This invention is also concerned with a method of inhibiting the complement system in a body fluid, such as blood serum, which comprises subjecting body fluid complement to the action of an effective complement inhibiting amount of a compound encompassed within the formula hereinabove. The method of use aspect of this invention is also concerned with a method of inhibiting the complement system in a warm-blooded animal which comprises administering to said animal an effective complement inhibiting amount of a compound encompassed within the formula hereinabove. Body fluid can include blood, plasma, serum, synovial fluid, cerebrospinal fluid, or pathological accumulations of fluid such as pleural effusion, etc.
Compounds of the present invention may be prepared according to the following flowchart. ##STR2##
In accordance with the above flowchart, a disodium benzene-1,3-disulfonate (1) is treated with sodium nitrate in concentrated sulfuric acid at 65 5-nitrobenzene-1,3-disulfonate (2), which is then reacted with thionyl chloride in dimethylformamide at reflux with crystallization from a boiling mixture of chloroform and carbon tetrachloride to give 5-nitro-1,3-benzenedisulfonyl chloride (3).
The 5-nitro compound (3) is then reacted with p-tert.-butyl phenol and dry pyridine with heat, cooled and diluted with ice and acetic acid and purified from a hot mixture of acetone and ethanol, giving 5-nitro-1,3-benzenedisulfonic acid, di-(p-tert.-butylphenyl)ester (4). The ester (4) is catalytically reduced to the corresponding amine (5) using 10% palladium-on-carbon catalyst. The amine (5) is then treated with 1,3,5-benzenetrisulfonyl chloride in dry pyridine and heat for several hours then acidified giving 5,5',5"-[s-phenenyltris(sulfonylimino)]tri-m-benzenedisulfonic acid, hexa(p-tert.-butylphenyl)ester (6). This ester (6) is treated with sodium ethoxide in dimethylsulfoxide followed by treatment with acetic acid to give the desired 5,5',5"-[s-phenenyltris(sulfonylimino)]tri-m-benzenedisulfonic acid, hexasodium salt (7).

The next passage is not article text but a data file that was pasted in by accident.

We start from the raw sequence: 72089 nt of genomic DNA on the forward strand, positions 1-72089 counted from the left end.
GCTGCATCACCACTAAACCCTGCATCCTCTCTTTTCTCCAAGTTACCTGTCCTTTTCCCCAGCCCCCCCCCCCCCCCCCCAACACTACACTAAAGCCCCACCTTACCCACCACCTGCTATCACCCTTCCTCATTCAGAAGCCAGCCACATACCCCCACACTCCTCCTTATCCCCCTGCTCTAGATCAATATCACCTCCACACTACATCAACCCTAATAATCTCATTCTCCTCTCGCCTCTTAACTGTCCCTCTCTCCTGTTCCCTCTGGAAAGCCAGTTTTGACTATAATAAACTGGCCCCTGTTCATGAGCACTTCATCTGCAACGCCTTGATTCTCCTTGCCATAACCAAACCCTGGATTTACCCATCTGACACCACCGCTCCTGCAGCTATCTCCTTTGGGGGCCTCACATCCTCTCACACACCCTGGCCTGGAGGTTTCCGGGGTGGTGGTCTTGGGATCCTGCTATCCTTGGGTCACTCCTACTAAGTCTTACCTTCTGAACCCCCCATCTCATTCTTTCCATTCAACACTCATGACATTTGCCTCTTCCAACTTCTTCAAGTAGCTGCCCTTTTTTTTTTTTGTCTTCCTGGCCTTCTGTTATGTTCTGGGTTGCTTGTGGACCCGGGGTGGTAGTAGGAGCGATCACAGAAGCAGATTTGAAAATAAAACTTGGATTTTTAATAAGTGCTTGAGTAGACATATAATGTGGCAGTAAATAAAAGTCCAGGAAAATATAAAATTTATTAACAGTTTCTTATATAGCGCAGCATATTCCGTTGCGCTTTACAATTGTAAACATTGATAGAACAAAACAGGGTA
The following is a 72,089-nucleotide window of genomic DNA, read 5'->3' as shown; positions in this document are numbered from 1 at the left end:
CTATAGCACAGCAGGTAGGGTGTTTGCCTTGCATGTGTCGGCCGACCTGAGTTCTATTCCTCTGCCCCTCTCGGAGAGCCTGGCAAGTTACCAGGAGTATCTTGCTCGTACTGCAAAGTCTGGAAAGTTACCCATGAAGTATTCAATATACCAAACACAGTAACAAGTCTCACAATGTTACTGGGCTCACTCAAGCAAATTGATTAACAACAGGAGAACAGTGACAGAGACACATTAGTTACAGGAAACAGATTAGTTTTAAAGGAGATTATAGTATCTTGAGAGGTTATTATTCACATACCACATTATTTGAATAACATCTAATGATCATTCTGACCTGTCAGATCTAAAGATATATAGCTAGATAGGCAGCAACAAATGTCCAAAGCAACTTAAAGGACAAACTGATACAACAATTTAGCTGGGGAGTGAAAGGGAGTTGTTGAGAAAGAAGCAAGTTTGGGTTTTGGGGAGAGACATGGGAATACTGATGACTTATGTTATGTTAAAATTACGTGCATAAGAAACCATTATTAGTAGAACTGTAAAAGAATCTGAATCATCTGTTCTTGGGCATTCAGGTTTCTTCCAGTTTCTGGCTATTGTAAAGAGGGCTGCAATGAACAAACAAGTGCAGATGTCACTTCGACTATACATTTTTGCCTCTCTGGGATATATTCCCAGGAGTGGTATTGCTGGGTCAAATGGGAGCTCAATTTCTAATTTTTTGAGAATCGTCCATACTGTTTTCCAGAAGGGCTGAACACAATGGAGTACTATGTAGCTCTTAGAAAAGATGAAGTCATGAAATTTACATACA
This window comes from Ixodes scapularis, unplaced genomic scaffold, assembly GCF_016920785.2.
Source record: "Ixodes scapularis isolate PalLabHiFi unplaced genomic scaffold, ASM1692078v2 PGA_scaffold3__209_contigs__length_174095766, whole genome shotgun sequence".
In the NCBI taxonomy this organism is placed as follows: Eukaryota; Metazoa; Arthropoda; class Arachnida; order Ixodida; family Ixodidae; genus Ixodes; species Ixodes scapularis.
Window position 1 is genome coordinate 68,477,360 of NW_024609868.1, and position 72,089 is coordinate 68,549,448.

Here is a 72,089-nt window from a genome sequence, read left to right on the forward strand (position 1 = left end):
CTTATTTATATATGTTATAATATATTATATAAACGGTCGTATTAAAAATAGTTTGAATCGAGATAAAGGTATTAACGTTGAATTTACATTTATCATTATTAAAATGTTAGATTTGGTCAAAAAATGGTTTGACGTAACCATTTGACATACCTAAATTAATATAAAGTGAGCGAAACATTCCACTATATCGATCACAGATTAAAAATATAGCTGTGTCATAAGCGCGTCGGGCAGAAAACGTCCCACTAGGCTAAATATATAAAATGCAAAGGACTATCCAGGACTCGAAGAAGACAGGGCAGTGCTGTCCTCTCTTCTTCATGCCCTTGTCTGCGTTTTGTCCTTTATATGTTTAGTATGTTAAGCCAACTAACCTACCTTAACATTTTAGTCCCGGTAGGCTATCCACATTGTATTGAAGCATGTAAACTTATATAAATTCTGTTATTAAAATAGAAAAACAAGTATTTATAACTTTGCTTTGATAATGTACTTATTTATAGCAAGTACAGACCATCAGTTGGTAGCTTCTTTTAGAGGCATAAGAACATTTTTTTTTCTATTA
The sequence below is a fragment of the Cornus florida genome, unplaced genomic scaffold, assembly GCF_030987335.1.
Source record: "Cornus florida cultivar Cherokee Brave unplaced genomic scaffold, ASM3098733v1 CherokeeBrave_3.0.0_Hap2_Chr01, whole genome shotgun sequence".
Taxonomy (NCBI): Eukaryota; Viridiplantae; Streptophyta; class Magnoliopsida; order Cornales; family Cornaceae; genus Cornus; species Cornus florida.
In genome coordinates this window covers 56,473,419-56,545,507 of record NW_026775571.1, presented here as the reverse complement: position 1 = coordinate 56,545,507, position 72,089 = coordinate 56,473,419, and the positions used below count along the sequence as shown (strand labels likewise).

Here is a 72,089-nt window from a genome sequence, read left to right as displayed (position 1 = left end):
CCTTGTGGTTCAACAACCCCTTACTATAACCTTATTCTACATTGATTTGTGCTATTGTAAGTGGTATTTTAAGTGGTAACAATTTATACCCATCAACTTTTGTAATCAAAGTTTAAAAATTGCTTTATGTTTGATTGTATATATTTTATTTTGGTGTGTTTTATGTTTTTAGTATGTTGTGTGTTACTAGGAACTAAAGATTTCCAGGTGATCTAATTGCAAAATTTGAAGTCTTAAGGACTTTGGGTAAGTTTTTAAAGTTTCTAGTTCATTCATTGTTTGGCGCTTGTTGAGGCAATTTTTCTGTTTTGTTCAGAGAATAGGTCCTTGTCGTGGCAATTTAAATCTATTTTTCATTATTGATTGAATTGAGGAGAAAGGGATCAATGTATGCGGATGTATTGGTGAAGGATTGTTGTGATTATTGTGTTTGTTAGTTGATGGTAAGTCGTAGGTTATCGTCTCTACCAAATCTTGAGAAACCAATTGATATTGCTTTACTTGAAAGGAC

Following the procedure outlined above, utilizing sodium p-nitrobenzenesulfonate as a starting material affords the compound, 4,4',4"-[s-phenenyltris(sulfonylimino)]tri-benzenesulfonic acid, trisodium salt.
Compounds of the present invention find utility as complement inhibitors in body fluids and as such may be used to ameliorate or prevent those pathological reactions requiring the function of complement and in the therapeutic treatment of warm-blooded animals having immunologic diseases such as rheumatoid arthritis, systemic lupus erythematosus, certain kinds of glomerulonephritis, certain kinds of auto-allergic hemolytic anemia, certain kinds of platelet disorders and certain kinds of vasculitis. The compounds herein may also be used in the therapeutic treatment of warm-blooded animals having non-immunologic diseases such as paroxysmal nocturnal hemoglobinuria, hereditary antioneurotic edema (treated with Suramin, etc.) and inflammatory states induced by the action of bacterial or lysosomal enzymes on the appropriate complement components as for example, inflammation following coronary occlusion. They may also be useful in the treatment of transplant rejection and as blood culture or transport mediums.
The compounds of the present invention may be administered internally, e.g., orally or parenterally, such as intra-articularly, to a warm-blooded animal to inhibit complement in the body fluid of the animal, such inhibition being useful in the amelioration or prevention of those reactions dependent upon the function of complement, such as inflammatory process and cell membrane damage induced by antigen-antibody complexes. A range of doses may be employed depending on the mode of administration, the condition being treated and the particular compound being used. For example, for intravenous or subcutaneous use from about 5 to about 50 mg/kg/day, or every six hours for more rapidly excreted salts, may be used. For intra-articular use for large joints such as the knee, from about 2 to about 20 mg/joint per week may be used, with proportionally smaller doses for smaller joints. The dosage range is to be adjusted to provide optimum therapeutic response in the warm-blooded animal being treated. In general, the amount of compound administered can vary over a wide range to provide from about 5 mg/kg to about 100 mg/kg of body weight of animal per day. The usual daily dosage for a 70 kg subject may vary from about 350 mg to about 3.5 g. Unit doses of the acid or salt can contain from about 0.5 mg to about 500 mg.